03/18/2010 05:12 am ET | Updated May 25, 2011

One Page In Cheating

Not content to wait for "This Week In Cheating," a single newspaper page held enough cheating for a whole seven days. Business page B3 of the New York Times on Wednesday, October 21 held these four, and only these four, stories:

"State Street Bank Accused of Fraud by California"
They overcharged a couple pensions for fraudulent foreign exchange trades.
Their defense: "We just figured you were too dumb to understand... or, if you did, you wouldn't have the resources to come after us. I mean, we did bankrupt the State of California, figured that was better than hiring defense attorneys. Best defense is a good offense, am I right, health insurance industry?"

"Steps to Greater Accountability in Medical Education"

The continuing education courses doctors must take are really just drug company marketing pitches.
You mean there's an alternative motive behind the pass/fail class "How to make all boo-boos benefit Pfizer?" It's sorta like the Association of Bank Robbers and Stabby-Stabbers funding continuing legal education. "Yeah, um, see here, lawyers, there's a new rule, right: I'm now allowed to do whatever I want, right. It's from the case of You Scratch My Back v. I'll Scratch Yours."

"F.D.A. to Clarify Standards For the Front of Food Labels"

There's something fishy about Froot Loops and mayonnaise being called a "Smart Choice."
Well, it is a smart choice if you want your child to die. Still, it's better than the previous labels: "Part of a healthy breakfast... if that breakfast includes juice, eggs, fiber, and an angioplasty."

"Inquiry to Focus on Royalty Rates for Oil Shale Program"
The Bush administration - six days before leaving office - gave 30,000 acres of shale leases to oil companies for only a 5% royalty, instead of the standard 16.7%.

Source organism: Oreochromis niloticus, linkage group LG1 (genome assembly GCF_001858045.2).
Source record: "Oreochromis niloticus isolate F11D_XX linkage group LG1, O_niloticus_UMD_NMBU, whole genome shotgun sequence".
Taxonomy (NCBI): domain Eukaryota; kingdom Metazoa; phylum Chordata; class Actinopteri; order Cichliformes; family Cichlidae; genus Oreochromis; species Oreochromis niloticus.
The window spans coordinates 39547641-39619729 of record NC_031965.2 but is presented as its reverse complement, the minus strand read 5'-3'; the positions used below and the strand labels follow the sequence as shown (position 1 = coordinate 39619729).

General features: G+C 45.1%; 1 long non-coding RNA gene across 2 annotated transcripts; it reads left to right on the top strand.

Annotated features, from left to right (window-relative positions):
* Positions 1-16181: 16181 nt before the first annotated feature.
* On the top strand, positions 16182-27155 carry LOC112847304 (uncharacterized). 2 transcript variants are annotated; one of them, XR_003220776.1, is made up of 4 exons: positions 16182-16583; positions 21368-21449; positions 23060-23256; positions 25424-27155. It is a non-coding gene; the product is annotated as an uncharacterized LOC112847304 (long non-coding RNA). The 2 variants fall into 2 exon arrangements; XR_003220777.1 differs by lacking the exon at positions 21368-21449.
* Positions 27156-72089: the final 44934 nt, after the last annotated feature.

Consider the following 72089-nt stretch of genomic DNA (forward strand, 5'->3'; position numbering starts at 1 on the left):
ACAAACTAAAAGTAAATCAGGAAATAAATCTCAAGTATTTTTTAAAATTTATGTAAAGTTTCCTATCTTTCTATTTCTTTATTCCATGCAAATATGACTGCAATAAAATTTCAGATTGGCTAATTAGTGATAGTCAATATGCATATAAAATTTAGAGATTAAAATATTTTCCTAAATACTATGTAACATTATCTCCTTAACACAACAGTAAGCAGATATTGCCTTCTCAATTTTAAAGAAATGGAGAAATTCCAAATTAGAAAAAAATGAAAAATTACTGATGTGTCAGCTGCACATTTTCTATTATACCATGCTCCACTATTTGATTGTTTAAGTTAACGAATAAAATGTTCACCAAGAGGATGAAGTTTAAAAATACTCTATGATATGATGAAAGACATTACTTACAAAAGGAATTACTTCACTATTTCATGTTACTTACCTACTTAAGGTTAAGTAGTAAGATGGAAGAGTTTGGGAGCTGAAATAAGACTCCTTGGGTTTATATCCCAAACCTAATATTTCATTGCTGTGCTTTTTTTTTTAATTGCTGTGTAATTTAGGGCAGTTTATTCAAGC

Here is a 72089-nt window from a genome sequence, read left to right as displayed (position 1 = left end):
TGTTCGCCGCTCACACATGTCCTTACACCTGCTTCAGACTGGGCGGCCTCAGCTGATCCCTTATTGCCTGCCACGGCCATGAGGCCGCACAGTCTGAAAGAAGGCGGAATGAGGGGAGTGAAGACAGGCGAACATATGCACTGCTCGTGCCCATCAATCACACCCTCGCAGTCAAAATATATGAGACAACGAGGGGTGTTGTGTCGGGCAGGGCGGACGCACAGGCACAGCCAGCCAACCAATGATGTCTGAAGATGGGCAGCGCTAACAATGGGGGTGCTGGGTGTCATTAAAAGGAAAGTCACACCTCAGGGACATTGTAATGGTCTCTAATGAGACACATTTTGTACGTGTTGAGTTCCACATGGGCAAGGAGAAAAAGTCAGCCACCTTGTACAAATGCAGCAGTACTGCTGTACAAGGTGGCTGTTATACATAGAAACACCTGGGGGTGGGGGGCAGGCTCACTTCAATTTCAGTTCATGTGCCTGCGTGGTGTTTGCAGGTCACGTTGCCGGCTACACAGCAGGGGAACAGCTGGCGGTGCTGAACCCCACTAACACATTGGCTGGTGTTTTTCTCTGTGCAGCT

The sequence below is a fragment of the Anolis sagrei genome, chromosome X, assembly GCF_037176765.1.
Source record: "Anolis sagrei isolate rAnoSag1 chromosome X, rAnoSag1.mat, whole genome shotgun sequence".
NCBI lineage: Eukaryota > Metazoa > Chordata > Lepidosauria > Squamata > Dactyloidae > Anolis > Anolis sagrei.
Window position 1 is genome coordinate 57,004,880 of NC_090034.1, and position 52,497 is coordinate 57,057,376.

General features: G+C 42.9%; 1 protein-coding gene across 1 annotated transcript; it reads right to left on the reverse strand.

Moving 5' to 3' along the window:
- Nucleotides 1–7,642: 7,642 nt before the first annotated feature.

Why would anyone suspect Bush's Interior Department of improper behavior? Aren't they the ones who traded leases for sex & drugs? What's wrong with that? And surely Bush, an oil man, must have known that such a deal would be an unfair windfall to the oil industry, and why would he want that? I mean, um ... Obama's a socialist!


Jeff Kreisler's first book, "Get Rich Cheating," is a Boston Globe Bestseller and can be purchased in fine bookstores or online.
"You'll be laughing all the way to the bank, assuming other cheaters haven't forced it into bankruptcy yet." - Rachel Maddow (MSNBC)
"Catcher in the Rye for evildoers" - Penthouse Magazine
"A very funny book with a very timely message." - Terry Jones (Monty Python)
"This is THE book to read in the unemployment line." - Lizz Winstead (Co-creator of The Daily Show)
"Laugh out loud - roaring!" - CNBC
"A brilliant and brilliantly sustained satirical broadside. On just about every page, you'll find a pithy, pointed barb worthy of the late great George Carlin." - Tony Hendra (National Lampoon, Father Joe)